As Michael and I walk back to the beach, a troop of kids pushes past us. They’re giggling and whispering to one another. I wonder what the waterfall sounds like to them. Perhaps it’s more thunder than buzz. Perhaps the path isn’t a path at all, but an overgrown trail through an enchanted forest.

Back on the beach it’s business as usual. Vendors cram the walkways and tanned toes stick out from underneath umbrellas. Buckets and spades and half-built sandcastles pepper the spaces between. The smell of sunscreen lingers in the air.

The obvious answer to my question is that, for busy Gautengers, this is the elemental beach holiday: it’s not too far from home, the water is warm, the fishing is good and there’s always the chance of spotting dolphins from the shore. Towns like Margate and Port Shepstone are close and vibrant enough to pick up the slack for want of things to do. But eavesdropping on a conversation between two families on the beach offers another answer altogether.

‘Pull in at our spot at seven. Bring some wors, and the kids. You know where it is.’

This is also a place where friends meet up. Lifelong vacation buddies pack their families in the car and head for this stretch of sunshine every school holiday. There’s a good chance many of them grew up holidaying here and remember something I don’t. They recall the tingling of adolescent adventure, enchanted forests and rocks a hundred miles high. And now that joy is replaced by a year’s worth of banter with the old friend who has a timeshare next door. For everything that this seaside spot isn’t, there are two things it certainly is: when you’re young it’s the universe, and when you’re older it’s a home away from home. What better combination could you ask for when all you really need is a break?

Fun in the sun in Uvongo

 

Things to do in Uvongo

Spot the birds

Take a hike through the coastal forest of the Ivungu River Conservancy. Birdlife is plentiful and if you’re lucky you may even spot one of its resident duikers. The walk starts behind the South Coast Striders clubhouse on Club Road. It becomes very dense in places and there are a few low overhangs on the path. Closed shoes are advised. No entrance fee is required.

Stroll through the market

Considered to be the largest market on the South Coast, The Rotary Craft and Flea Market takes place every Saturday morning from 9 am opposite the Douglas Mitchell Sports Ground. The Rotary Club of Hibiscus Coast runs the project and keeps an eye on its vendors to ensure no two stalls are the same. Tel 039 316 6546, www.rotaryfleamarket.co.za

Walk to the Falls

Follow the moss-covered stairs that lead up the dense coastal forest behind Uvongo Beach. The short stroll up to the waterfall isn’t clearly marked, but there are various viewpoints along the way that look down on to the lagoon. Jumping into the lagoon isn’t advised.

 

Places to eat in Uvongo

Beach vibes

Grab a bite on the beach in St Michaels on Sea at C-Bali. The restaurant offers a wide variety of dishes from sushi and Thai food to its renowned Flying Dutchman potjie. It’s also the only place in Uvongo where you’ll find quality cocktails with great sea view. Tel 039 315 0473, www.cbali.co.za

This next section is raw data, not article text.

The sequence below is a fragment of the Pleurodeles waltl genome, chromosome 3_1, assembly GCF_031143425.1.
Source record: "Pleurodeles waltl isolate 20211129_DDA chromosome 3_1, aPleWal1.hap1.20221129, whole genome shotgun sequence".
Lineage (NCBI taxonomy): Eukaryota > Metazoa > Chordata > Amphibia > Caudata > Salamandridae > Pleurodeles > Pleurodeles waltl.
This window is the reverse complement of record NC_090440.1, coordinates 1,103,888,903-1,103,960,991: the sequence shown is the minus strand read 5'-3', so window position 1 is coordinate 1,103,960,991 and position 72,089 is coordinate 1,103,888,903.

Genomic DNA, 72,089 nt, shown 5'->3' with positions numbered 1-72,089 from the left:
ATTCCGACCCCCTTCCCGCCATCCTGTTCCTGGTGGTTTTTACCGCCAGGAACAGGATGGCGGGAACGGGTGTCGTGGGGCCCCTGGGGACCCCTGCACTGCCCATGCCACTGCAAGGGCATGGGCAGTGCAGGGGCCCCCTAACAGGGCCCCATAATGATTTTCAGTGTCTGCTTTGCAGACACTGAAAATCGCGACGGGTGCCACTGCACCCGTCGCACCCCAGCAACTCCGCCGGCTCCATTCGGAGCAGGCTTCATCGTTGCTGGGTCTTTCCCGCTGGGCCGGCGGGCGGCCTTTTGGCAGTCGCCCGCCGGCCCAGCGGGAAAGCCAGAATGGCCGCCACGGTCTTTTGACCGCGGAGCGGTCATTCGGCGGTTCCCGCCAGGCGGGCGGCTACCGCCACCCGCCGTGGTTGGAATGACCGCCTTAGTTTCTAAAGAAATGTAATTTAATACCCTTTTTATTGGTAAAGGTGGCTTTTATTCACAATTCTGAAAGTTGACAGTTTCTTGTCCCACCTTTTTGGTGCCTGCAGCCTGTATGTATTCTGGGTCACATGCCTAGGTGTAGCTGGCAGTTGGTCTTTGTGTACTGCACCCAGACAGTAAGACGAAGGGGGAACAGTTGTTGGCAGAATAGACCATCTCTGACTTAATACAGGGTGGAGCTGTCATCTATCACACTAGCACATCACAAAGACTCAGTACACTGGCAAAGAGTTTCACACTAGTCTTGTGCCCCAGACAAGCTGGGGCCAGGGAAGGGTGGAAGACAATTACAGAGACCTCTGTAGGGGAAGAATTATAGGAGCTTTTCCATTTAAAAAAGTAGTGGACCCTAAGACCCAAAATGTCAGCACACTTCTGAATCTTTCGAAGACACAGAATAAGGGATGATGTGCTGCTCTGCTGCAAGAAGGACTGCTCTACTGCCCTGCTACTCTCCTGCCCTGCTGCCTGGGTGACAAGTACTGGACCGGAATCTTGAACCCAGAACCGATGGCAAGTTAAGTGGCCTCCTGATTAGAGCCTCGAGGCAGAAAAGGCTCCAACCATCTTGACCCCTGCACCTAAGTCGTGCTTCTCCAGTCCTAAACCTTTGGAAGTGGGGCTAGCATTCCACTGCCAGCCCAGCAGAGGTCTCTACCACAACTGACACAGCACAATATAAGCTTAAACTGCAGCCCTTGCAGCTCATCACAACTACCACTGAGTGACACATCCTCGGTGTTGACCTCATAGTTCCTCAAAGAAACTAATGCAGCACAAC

Bring your own booze

If you like your seafood unencumbered, try LM Prawn Seafood Deli and Diner on Marine Drive. Fishing nets and plastic crayfish adorn the interior of this no-fuss spot and large benches provide enough space for the whole family. The seafood is fresh and there’s no alcohol on sale, but you can take your own. Tel 039 315 5009.

Pizza with a view

Take a break from the sand and sun and walk into Pavilion Restaurant overlooking Uvongo Beach. The fare is primarily Italian, but it offers everything from burgers to cordon bleu and the pizzas come fully loaded. Sit out on the deck and watch the action on the bustling beach below. Tel 039 315 0010, email [email protected].

 

Where to stay in Uvongo

Rent an apartment

Short-term apartment rental is the most popular option among holiday-makers on the South Coast. Visit www.uvongoholidays.co.za and compare units or choose an apartment to suit the number of guests. From R250 a person a night.

Beat the beach

Life doesn’t start and end with a beachfront apartment. For those in need of a little more looking after, Ebenezer Palms Bed and Breakfast offers stylish rooms with daily service, hit-the-spot breakfasts and Wi-Fi. Standard rooms are R350 a person a night sharing and superior rooms are from R440 a person a night sharing. Tel 039 317 1128, www.ebenezerpalms.co.za

Bed and breakfast

Tucked away in the suburbs, Stephward Estate is more than just a B&B. It is home to the Stephward Orchid and Exotic Plant Nursery, which houses rare exotic plants. The rooms and dining area are Edwardian styled and Wi-Fi is available in the restaurant. Double rooms from R800 a person a night sharing (R500 a person a night single). Tel 039 315 5926, www.stephward.co.za

 

Getting to Uvongo

Uvongo is about an hour and half south of Durban (about 130 kilometres on the N2).

St Michael's On Sea

This article originally appeared in the May 2014 issue of Getaway Magazine.

 






yoast-primary -
tcat - Destinations
tcat_slug - destinations-travel-ideas
tcat2 -
tcat2_slug -
tcat_final -